Check out the post www.outdoorbloggernetwork.com.

Thanks,

The Bearded Boar

Wednesday, November 2, 2011

Winter is almost here, it's cold....It's time to fish!

  The "Snow Months" for most people means hunting big Mulies in the mountains, Whitetails in the hardwoods, Elk in the foothills, hunters freezing their butts off in a duck blind waiting for the skies bring forth our favorite feathered table fair or simply huddling around the tv watching football glad we have the heaters set to 85 degrees.  Not me, I think about the four magical months where trout fishing in California can be one of the most memorable adventures an angler can have and not a sole in sight.  Snow shoeing for 2 miles into an area usually does not appeal to many people nor does camping in 16 degree weather.  But for me it does.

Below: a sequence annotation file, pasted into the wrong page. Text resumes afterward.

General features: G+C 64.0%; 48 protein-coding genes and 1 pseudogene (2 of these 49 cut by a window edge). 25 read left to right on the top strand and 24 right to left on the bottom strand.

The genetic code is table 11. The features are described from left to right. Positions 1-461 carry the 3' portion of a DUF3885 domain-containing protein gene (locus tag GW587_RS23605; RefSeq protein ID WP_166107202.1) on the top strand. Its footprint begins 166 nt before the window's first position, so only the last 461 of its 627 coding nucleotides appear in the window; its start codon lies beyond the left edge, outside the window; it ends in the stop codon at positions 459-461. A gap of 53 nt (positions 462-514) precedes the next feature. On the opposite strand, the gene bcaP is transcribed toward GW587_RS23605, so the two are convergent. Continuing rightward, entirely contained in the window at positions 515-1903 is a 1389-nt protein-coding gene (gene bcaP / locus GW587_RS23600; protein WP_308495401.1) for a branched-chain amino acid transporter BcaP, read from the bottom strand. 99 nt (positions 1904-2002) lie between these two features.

Last January I was introduced to to a new facet to fly fishing by my two slightly insane fishing buddies.  The conversation started with something like, "Hey, lets go camping in the back of my truck in the middle of January in the snow, ya it 16 degrees at night, but hey no one will be there fishing."  Something like that at least, details are a little fuzzy.  Long story short, we rolled in late at night, parked on the side of the road and slept till the morning.  Oh wait, thats not right, we went for a 3 hour snow shoeing death march into the night looking for the hot springs that we never found.  Fun times.